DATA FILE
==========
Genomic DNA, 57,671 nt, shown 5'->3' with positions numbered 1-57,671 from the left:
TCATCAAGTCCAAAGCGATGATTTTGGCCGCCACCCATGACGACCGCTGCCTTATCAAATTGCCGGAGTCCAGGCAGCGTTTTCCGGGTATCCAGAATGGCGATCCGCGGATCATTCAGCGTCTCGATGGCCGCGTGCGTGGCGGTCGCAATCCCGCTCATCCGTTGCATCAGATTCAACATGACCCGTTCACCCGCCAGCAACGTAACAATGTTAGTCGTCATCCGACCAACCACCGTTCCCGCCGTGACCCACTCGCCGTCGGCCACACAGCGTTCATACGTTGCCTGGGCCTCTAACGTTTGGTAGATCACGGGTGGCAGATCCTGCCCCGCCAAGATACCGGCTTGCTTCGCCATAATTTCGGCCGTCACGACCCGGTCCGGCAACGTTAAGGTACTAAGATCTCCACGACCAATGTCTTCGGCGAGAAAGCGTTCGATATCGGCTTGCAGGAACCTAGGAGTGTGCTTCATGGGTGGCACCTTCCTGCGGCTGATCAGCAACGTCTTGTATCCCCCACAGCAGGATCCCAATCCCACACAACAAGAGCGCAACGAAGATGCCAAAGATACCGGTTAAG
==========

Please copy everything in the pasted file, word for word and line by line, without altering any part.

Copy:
Genomic DNA, 57,671 nt, shown 5'->3' with positions numbered 1-57,671 from the left:
TCATCAAGTCCAAAGCGATGATTTTGGCCGCCACCCATGACGACCGCTGCCTTATCAAATTGCCGGAGTCCAGGCAGCGTTTTCCGGGTATCCAGAATGGCGATCCGCGGATCATTCAGCGTCTCGATGGCCGCGTGCGTGGCGGTCGCAATCCCGCTCATCCGTTGCATCAGATTCAACATGACCCGTTCACCCGCCAGCAACGTAACAATGTTAGTCGTCATCCGACCAACCACCGTTCCCGCCGTGACCCACTCGCCGTCGGCCACACAGCGTTCATACGTTGCCTGGGCCTCTAACGTTTGGTAGATCACGGGTGGCAGATCCTGCCCCGCCAAGATACCGGCTTGCTTCGCCATAATTTCGGCCGTCACGACCCGGTCCGGCAACGTTAAGGTACTAAGATCTCCACGACCAATGTCTTCGGCGAGAAAGCGTTCGATATCGGCTTGCAGGAACCTAGGAGTGTGCTTCATGGGTGGCACCTTCCTGCGGCTGATCAGCAACGTCTTGTATCCCCCACAGCAGGATCCCAATCCCACACAACAAGAGCGCAACGAAGATGCCAAAGATACCGGTTAAG